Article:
There are problems that attract a different kind of thinker: really complex problems such as the human body, or an individual cell, or the climate system or solar physics. These are subjects that don't fit into the same aesthetic that special relatively fits into. They demand that you deal with multiple conflicting and intersecting elements. They are horribly non-linear right from the word 'go'; they are horribly complex. There is never going to be a theory of climate that somebody will come up with just by thinking about how the climate should work. People have tried, but they all fall pretty much at the very first hurdle. It is 'irreducibly complex'. And you can't get away from that. You can't think that the climate is going to yield by just thinking about it. It needs to be thought about and measured and analyzed and thought about again and measured and analyzed and all of these disparate elements have to be brought in together. The reason climate models have grown up to be as complicated and as complex as they are, is not due to a lack of imagination. It's because that is how the real world is and that is the way the field has made progress. It hasn't made progress through people sitting in a room coming up with theories for how climate should work. The field has made progress because people have made complex assumptions; they have built these things into models of varying complexity, all the way to the GCMs, (the big climate models that I was talking about earlier); they have been tested against very complex data from satellites, from intense observation campaigns, from in-situ observations.Climate scientists take a lot of flak from the public for looking like they can't make up their minds. But these researchers have come up with some pretty smart ways of tackling such a tremendously complex system, and other researchers who build models of complex systems could learn a few things from the climate science community.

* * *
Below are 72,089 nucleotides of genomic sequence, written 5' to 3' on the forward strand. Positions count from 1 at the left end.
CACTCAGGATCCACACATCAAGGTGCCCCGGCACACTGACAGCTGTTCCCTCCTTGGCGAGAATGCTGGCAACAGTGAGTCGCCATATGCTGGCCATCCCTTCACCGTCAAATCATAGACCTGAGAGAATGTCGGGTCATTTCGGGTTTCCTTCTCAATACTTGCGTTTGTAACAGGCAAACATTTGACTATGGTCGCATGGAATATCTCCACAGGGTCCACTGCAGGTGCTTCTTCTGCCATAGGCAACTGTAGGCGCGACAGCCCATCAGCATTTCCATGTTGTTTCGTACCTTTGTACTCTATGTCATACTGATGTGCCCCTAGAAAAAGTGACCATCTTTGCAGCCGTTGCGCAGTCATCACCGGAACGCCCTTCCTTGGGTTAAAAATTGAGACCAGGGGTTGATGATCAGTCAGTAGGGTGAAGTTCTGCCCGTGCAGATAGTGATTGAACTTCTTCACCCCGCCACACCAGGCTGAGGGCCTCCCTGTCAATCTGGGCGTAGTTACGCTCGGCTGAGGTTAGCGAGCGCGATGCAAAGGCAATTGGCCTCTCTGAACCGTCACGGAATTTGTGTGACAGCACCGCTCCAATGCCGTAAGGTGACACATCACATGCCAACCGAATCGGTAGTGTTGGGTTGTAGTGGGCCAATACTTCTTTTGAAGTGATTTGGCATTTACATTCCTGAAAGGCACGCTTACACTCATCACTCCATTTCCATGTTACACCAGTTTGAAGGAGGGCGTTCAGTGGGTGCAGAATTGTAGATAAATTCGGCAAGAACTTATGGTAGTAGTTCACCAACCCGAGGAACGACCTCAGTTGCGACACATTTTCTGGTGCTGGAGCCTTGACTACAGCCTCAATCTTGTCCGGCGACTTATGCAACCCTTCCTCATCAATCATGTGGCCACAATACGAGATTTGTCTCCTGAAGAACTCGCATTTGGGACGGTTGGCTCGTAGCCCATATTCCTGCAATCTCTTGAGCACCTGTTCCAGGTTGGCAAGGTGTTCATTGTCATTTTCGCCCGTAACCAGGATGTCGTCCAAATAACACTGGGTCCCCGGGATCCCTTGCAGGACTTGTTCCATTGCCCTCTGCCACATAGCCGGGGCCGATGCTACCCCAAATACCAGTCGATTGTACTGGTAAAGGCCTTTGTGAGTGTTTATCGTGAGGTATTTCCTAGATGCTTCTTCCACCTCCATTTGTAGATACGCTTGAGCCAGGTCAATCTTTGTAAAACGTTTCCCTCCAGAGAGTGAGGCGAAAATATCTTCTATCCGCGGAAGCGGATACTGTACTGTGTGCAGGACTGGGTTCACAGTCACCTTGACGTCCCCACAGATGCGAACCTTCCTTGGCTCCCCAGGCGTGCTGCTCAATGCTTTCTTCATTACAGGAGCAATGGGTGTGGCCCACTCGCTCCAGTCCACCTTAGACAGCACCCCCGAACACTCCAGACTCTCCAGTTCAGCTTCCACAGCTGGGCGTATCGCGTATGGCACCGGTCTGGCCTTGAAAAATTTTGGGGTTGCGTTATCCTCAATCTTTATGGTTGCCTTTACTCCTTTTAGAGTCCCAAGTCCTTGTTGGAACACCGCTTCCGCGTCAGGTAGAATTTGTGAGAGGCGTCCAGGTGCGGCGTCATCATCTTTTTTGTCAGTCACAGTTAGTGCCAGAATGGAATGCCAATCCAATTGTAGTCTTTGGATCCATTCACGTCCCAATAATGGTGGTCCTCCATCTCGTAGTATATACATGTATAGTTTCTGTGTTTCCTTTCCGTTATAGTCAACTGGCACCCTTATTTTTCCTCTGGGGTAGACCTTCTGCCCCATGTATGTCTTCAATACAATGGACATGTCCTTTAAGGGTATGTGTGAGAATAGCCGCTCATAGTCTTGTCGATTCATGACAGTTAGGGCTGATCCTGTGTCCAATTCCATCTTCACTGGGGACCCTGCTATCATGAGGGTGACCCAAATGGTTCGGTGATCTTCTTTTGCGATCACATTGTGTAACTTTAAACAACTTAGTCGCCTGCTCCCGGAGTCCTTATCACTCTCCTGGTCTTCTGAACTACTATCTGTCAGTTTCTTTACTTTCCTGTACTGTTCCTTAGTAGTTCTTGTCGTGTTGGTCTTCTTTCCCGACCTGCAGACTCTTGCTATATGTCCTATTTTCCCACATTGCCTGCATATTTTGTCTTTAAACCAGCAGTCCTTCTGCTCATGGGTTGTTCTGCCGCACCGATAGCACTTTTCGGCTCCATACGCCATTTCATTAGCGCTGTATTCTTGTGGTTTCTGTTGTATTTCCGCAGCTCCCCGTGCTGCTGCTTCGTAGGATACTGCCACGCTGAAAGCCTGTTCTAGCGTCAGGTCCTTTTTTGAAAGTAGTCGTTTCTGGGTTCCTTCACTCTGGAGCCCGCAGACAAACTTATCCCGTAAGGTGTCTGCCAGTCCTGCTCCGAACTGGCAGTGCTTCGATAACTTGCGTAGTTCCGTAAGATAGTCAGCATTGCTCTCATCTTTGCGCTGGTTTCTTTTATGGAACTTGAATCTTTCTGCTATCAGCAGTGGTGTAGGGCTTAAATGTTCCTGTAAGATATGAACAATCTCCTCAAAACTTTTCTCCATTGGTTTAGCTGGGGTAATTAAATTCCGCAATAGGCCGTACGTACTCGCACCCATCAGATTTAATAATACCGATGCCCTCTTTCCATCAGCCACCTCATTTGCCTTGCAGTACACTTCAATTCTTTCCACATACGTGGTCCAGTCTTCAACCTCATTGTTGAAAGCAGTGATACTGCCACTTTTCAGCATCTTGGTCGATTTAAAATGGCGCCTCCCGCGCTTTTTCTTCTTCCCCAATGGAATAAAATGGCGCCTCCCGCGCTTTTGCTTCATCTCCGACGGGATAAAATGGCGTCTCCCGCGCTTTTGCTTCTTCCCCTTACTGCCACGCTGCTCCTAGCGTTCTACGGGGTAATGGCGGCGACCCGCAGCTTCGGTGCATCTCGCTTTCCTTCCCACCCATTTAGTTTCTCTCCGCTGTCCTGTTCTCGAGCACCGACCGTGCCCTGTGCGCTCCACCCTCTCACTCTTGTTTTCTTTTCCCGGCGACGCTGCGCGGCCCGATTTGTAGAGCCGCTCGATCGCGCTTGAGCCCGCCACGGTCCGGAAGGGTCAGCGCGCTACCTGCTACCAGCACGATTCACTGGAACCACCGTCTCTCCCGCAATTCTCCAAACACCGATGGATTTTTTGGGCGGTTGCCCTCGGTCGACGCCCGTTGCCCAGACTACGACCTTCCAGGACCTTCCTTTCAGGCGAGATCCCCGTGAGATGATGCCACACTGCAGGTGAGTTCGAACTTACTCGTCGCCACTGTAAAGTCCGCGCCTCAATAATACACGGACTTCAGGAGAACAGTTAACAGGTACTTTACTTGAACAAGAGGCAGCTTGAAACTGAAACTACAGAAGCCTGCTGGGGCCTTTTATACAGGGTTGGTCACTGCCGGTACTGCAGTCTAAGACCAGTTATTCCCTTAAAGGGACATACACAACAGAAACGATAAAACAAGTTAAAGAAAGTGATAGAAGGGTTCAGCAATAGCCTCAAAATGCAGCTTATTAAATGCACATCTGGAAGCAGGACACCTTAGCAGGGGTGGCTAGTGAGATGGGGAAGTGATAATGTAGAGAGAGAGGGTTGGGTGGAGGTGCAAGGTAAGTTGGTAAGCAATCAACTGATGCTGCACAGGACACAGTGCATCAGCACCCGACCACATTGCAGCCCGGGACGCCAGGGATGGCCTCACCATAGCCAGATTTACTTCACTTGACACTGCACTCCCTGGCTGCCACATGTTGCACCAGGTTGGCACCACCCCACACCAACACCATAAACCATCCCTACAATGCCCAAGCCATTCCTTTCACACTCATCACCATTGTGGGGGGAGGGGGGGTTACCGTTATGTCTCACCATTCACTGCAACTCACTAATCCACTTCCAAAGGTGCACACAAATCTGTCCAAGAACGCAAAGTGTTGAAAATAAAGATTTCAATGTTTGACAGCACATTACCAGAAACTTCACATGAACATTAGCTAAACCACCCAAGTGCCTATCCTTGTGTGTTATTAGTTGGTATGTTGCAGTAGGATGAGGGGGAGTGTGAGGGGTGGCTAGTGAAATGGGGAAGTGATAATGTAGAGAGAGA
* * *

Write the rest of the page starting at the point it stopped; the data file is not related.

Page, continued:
Inside the Mind of a Climate Scientist
A good video laying out how climate scientists think: